This section is from the book "The Book Of Cats", by Charles Henry Ross. Also available from Amazon: The Book Of Cats: A Chit-Chat Chronicle Of Feline Facts And Fancies, Legendary, Lyrical, Medical, Mirthful And Miscellaneous.
NOW, although this is the Book of Cats, do you know I am more that half afraid that if I give you too much about Cats in it, you will go away dissatisfied. Some years ago there was a great rage for mechanics' institutions and instructive lectures on things generally, and one half the world was for jumping on to the platform and improving the mind of the other half in gases and ologies; and, in those days, there was one particular sort of lecture, which might be roughly described as hard words and an explosion, with which the frequenter of all institutes was perfectly familiar; and you may remember, too, how we did not so much care about the words, but thought that the stuff out of the bottle, that went off with a bang, was the best fun out. Carried away by the popularity of these oratorical and chemical displays, the heads of schools were wont to encourage lecturing on a small scale among their pupils, only suppressing the explosive part of the entertainment as too dangerous; and young gentlemen told other young gentlemen what they knew rather better than the young gentlemen telling them respecting the ology of which they treated.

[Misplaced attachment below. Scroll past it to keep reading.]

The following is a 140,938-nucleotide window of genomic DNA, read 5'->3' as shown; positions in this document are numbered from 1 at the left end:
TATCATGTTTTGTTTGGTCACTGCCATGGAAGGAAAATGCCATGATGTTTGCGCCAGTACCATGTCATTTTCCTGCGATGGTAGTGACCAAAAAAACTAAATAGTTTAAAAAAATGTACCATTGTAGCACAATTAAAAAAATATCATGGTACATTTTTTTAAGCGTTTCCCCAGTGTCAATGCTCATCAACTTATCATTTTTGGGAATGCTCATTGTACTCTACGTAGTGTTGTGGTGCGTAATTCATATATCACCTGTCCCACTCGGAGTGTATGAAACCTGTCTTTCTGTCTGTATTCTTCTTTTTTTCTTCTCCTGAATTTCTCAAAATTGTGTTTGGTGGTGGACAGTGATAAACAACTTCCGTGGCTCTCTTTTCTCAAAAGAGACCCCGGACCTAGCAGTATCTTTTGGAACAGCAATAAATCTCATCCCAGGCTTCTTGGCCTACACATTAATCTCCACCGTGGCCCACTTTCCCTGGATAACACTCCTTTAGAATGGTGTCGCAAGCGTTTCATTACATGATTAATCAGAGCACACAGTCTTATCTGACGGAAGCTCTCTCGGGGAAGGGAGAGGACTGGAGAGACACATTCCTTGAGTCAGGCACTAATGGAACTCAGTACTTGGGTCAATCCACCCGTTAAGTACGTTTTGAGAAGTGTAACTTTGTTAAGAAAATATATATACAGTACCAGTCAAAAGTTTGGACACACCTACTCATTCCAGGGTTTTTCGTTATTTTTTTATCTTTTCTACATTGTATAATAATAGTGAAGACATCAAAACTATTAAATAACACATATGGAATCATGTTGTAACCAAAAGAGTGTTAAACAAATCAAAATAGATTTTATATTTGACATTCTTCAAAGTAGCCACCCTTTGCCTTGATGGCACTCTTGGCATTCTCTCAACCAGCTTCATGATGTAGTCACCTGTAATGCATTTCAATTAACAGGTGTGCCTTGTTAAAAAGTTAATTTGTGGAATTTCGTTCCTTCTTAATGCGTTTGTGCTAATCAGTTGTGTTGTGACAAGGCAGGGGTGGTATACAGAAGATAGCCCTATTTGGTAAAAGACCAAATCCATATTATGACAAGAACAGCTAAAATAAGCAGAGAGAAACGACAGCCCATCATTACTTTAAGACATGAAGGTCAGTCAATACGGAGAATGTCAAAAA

In like fashion, I am afraid I may be only telling you what you know already, or what you might have known, but have not cared about learning. The fact is, all that this chapter contains is to be elsewhere found at greater length. I have no new theories of my own upon the subject, and, indeed, would not presume to argue the question of the domestic Cat's origin with those who have so ably treated the subject in books long since written. To tell the truth, I was not myself very much interested about the matter when I began to read the arguments on either side. Will you be? I am inclined to think not. However, here is a brief statement of the case, which is easily skipped if not approved of.
M. Ruppel, who discovered in the wild regions west of the Nile a Cat about one-third smaller than the European Cat, and having a longer tail, is of opinion that the animal was descended from the domestic Cat of the ancient Egyptians, and that the Egyptian and our domestic Cat are identical. Temminck is of the same opinion; but Professor Owen objects to this theory, because the first deciduous molar-tooth of the Egyptian Cat has a relatively thicker crown, and is supported by three roots, whilst the corresponding tooth of the domestic and wild Cat of Europe has a thinner crown, and only two roots. A writer on the subject, in 1836, says, there is no doubt but that the wild Cat of the European forests is the tame Cat of European houses; that the wild Cat at some period has been domesticated, and that the tame Cat would become wild if turned into the woods. Mr. Bell, however, with regard to the belief that the common wild Cat is the father of the tame, says, that the general conformation of the two animals is considerably different, especially in the length and form of the tail. The fur, too, of the wild Cat is thicker and longer.